Out-of-state folks are out of touch on Iowa wind energy
By Jon Kallen
I felt a civic duty to respond to a recent column from the Heartland Institute—an Illinois organization—that critiqued wind energy in Iowa, which ran in our local newspaper.
It might seem acceptable for two guys in a Chicago office to offer their "expertise" on Iowa wind energy, but here in Iowa, we know better. There were so many inaccuracies in the column that are counter to everything Iowans know about renewable energy, but I only have space to address a few here.
First, they inaccurately implied that wind energy is only valued by wind advocates and liberals. As a Republican, I can assure you that is simply not true.
Wind energy has complete bipartisan support in Iowa because it creates jobs, provides benefits to Iowans, and bolsters our rural communities. Many conservative leaders, like Gov. Kim Reynolds and Sen. Chuck Grassley, support wind energy because the economic benefits are clear for Iowans.
I had the good fortune of working for MidAmerican Energy, a Berkshire Hathaway company, and can personally attest to the company's dedication to providing affordable and reliable energy to Iowa consumers. By investing in wind energy and diversifying its energy portfolio, MidAmerican boasts the ninth lowest power rates nationally, about 36 percent below the national average. Ironically, Iowa gets a little more than 36 percent of its energy from wind. Contrary to what the authors from Chicago said, a fleet of wind turbines in Iowa produces electricity almost every hour of the year, not 34 percent of the time.
Today, wind energy is the lowest cost source of new electricity generation. This is especially true in windy places like Iowa, where the levelized cost of wind is half that of the cheapest new coal plant, less than new gas, and much less than new nuclear. This comparison does not even include state or federal tax incentives for wind. However, those tax incentives are important and have helped put wind on a more level playing field with traditional sources of energy like coal, gas, and nuclear—which have received federal subsidies for decades.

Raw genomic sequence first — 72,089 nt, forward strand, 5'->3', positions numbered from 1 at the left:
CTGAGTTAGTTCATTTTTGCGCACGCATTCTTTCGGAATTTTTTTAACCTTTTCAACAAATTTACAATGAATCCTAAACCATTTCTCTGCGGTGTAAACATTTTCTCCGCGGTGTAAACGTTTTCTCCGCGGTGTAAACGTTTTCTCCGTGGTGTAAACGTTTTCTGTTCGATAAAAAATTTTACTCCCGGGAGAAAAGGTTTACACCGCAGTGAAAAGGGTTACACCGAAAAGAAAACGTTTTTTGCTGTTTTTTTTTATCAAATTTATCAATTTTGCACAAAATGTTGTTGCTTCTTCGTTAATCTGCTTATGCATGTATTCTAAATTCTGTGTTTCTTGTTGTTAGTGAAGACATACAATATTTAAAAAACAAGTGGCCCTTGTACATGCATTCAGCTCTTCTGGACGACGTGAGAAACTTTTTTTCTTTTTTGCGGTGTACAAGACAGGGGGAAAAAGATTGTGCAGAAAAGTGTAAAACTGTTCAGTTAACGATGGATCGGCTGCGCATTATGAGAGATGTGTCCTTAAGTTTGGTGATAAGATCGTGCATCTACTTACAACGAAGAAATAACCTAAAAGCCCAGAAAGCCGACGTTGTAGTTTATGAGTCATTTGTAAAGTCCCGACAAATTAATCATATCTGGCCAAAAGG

Wind's costs have declined by more than 60 percent in the past seven years alone, and the technology gets better every year. By adding more wind in the coming years, Iowa consumers could save billions on electricity costs.
Wind has helped cut air emissions substantially in the electric power sector. The Iowa Department of National Resources publishes an annual report on Iowa's greenhouse gas emissions. The latest report clearly shows that electric sector emissions—carbon dioxide plus several other types—fell 20 percent between 2005 and 2015. Electric sector emissions in 2015 were also more than 30 percent below their 2010 peak.
Wind turbines generate electricity, so we expect them to reduce electrical sector emissions—and that is certainly the case. And these reductions happened during a period when Iowa's private sector GDP grew by nearly 45 percent and Iowa experienced a modest increase in population.
In addition, wind energy creates jobs and provides economic development opportunities. More than 8,000 people are employed in the wind industry in the state, and Iowa landowners receive up to $25 million annually in land-lease payments in addition to local taxes paid that help build infrastructure like roads, bridges, and schools. As a small business owner, I work with businesses and industries that are looking to relocate operations to our great state because of our diverse generation mix, including a high percentage of wind.
Wind energy is a smart investment because it works. Iowans are realizing the benefits of the state's early investment through lower electricity rates and increased economic development opportunities throughout Iowa. Maybe our neighbors to the east will catch up someday.
Jon Kallen is managing partner with Jennings Kallen Advisors in Des Moines, Iowa. This column was originally published in the Des Moines Register.